Beyond The Clouds Movie Review: Ishan Khatter’s Debut is A Masterpiece

Beyond The Clouds Movie Review: Ishan Khatter’s Debut is A Masterpiece

Ishan Khatter, Shahid Kapoor’s brother makes his debut in acclaimed Iranian filmmaker Majid Majidi’s film set in Mumbai says Subhash K Jha
Beyond The Clouds Movie Review: Ishan Khatter’s Debut is A Masterpiece

Starrng: Ishaan Khatter, Malavika Mohanan

Directed  by: Majidi Majidi

Rating: **** (4 stars)

There came  a time in this cyclonic  tale  of  squalor, despair and redemption  where  I thought I’d simply be  blown away by the shrillness  of  the  drama. Majid Majidi pulls out all stops to  show us the underbelly  of Mumbai, warts moles and all.

The  camera  pans  the  suffocating crowds with easy grace, embracing the  bizarre bazaar  of racketeering and  low-living  with a kind of sighing  interjection that is the opposite of hopelessness. Admittedly cinematographer  Anil Mehta does for Majid Majidi’s Mumbai what Subrata Mitra did to Satyajit Ray’s Pather Panchali.

Without romanticizing  the  despair he shoots the frames with a beam  of optimism. And  Dhobi Ghat never looked more intriguing. There is a  key scene  of  sexual  violence silhouetted against the flapping white bed sheets  spread out  for  drying. This would have looked laughably put-on were it not for the  director’s propensity to  cut to  the chase while chasing the drama of despair.

Silhouettes  play an important part in bringing alive the  dark mysterious tragedy  of Mumbai’s  underbelly. At one point, Aamir (Ishan Khatter) brings home the  womenfolk of  the man who has ruined his sister’s life and watches them bond through a  bedsheet put up as  a temporary partition. In the shadows we see three feminine  figures dancing laughing bonding.

All these metaphors suggesting love, lyricism and empathy in the midst  of  crime and  deception could have given  the film  an aura of  heavy handedness.  Majidi Majidi uses the shrillest notes  of storytelling  to suggest the bathos of life and the sheer absurdity  of  seeking and miraculously finding compassion in a world denuded of simple kindness.

The  message of  hope and humanism shines  like a beacon of light in the charged electric screenplay written by Mehran Kashani where the drama of the damned is not an affectation but a way of life. Right away  from the  very first  shot showing a run-down hoarding for a cellphone  company, Mumbai’s heartbeat throbs life and breath into every moment that Majid Majidi’s narrative exhales over frames that seem to embrace  life in all its inglorious  colours.

In  the  very first sequence, we see our hero hopping off  a  car  in  a distance across the road. Aamir  is  not  up to any good, he never will be. Or so we think. The quality  of life bequeathed to Aamir and his elder sister Tara (Malavika Mohanan) is such that beauty, harmony, compassion and other luxuries  of a desirable existence are hard to obtain.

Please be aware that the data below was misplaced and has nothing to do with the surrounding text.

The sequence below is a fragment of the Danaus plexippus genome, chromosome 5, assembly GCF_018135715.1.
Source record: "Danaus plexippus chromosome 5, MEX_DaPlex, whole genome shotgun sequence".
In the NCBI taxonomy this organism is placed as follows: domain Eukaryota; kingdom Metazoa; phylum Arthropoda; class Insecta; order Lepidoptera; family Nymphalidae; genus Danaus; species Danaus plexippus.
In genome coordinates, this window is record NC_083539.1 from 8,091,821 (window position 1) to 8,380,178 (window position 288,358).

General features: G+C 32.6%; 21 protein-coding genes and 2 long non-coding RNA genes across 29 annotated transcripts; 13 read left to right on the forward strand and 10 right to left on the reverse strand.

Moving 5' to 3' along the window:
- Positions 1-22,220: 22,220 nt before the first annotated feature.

And  yet, this  is where the  humanism of Majid Majidi’s  cinema comes into voluptuous play. In spite of the abject seemingly  irredeemable darkness, there is that spark of light igniting the soul.

The film moves through two different narrative zones  after the protagonist, siblings,  are separated by a crime. Aamir finds himself  looking after  and caring for the  family  of  the very man (Gautam  Ghose)who brought on disaster in his life.

In prison, Aamir’s sister Tara learns  a  lesson on two in humanism through her unexpected bonding with a little  boy. I wish Malavika Mohanan playing the pivotal  role  of  Tara had held back a bit. She tends  to let go of her emotional  mojo in almost every sequence, making her character seem  more hysterical than it should be.

Gautam  Ghose  as the man who brings disaster on the protagonists brings to  his complex dark role some shades of unexpected  empathy.

But let’s  not beat around the  bush. It is debutante Ishaan Khatter who stands tall in a film where life dwarfs even the bravest. Ishaan’s Aamir is impetuous  volatile and self-destructive. The character’s redemptive journey  is  undertaken by the debutant actor with an honesty and vigour that  are unmatched by anything we’ve seen  in   a maiden performance.

Yes, a  star is born. Ishan Khatter is  undeniably the  hope of  tomorrow…or is it today?  Director Majid Majidi  places a hefty level of  faith in  Ishaan’s  raw uncorrupted  personality to bring out the ugliness of  Mumbai’s underbelly.

At one  point when Aamir is about to barter  his soul  to the devil I could clearly see the  fear of  doom in his eyes. This is an actor of no ordinary skills. Ishaan Khatter projects vulnerability and hurt in moments when brutality reigns supreme.

The sound design  is  so outstanding I could hear voices in the backdrop discussing mundane matters in  squirts of randomness that come and  go to create  a sense  of uneasy rhythm in the prevalent chaos.  And just when I thought brutality is the  predominant  mood,  on comes A R Rahman’s exquisitely quiet piano interludes in the background ,a little  at a time, reminding us that tenderness is  just around corner even when life sucks out all that is desirable, and life ...well... simply sucks.

Adapting the  higher scales  from the musical notes, Majid Majidi’s symphony on the underbelly of Mumbai plays out  at  an impossibly shrill  pitch without  losing  the core cadence. The director is not alone in  pursuing that pitch-perfect shrillness. Ishaan Khattar knows how that is  done.